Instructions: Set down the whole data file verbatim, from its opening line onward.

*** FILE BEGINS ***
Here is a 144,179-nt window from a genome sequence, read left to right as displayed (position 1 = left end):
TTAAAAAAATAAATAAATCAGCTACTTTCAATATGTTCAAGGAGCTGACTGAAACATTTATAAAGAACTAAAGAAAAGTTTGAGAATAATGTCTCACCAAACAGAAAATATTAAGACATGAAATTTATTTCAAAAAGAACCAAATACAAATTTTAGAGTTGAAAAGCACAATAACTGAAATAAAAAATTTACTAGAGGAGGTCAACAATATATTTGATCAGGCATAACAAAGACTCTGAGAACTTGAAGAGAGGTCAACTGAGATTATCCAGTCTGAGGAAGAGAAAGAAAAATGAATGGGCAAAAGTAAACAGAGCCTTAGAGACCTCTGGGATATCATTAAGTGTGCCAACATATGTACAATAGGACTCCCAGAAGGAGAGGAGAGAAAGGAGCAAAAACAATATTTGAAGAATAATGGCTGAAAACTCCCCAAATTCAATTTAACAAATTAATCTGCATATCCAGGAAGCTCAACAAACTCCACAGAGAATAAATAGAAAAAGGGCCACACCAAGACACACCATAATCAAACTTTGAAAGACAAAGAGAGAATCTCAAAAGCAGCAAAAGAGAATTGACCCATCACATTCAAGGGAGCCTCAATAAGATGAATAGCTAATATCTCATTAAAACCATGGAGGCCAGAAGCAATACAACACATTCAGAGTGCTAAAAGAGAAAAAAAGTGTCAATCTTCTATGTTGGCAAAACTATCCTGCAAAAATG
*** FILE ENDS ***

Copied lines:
Here is a 144,179-nt window from a genome sequence, read left to right as displayed (position 1 = left end):
TTAAAAAAATAAATAAATCAGCTACTTTCAATATGTTCAAGGAGCTGACTGAAACATTTATAAAGAACTAAAGAAAAGTTTGAGAATAATGTCTCACCAAACAGAAAATATTAAGACATGAAATTTATTTCAAAAAGAACCAAATACAAATTTTAGAGTTGAAAAGCACAATAACTGAAATAAAAAATTTACTAGAGGAGGTCAACAATATATTTGATCAGGCATAACAAAGACTCTGAGAACTTGAAGAGAGGTCAACTGAGATTATCCAGTCTGAGGAAGAGAAAGAAAAATGAATGGGCAAAAGTAAACAGAGCCTTAGAGACCTCTGGGATATCATTAAGTGTGCCAACATATGTACAATAGGACTCCCAGAAGGAGAGGAGAGAAAGGAGCAAAAACAATATTTGAAGAATAATGGCTGAAAACTCCCCAAATTCAATTTAACAAATTAATCTGCATATCCAGGAAGCTCAACAAACTCCACAGAGAATAAATAGAAAAAGGGCCACACCAAGACACACCATAATCAAACTTTGAAAGACAAAGAGAGAATCTCAAAAGCAGCAAAAGAGAATTGACCCATCACATTCAAGGGAGCCTCAATAAGATGAATAGCTAATATCTCATTAAAACCATGGAGGCCAGAAGCAATACAACACATTCAGAGTGCTAAAAGAGAAAAAAAGTGTCAATCTTCTATGTTGGCAAAACTATCCTGCAAAAATG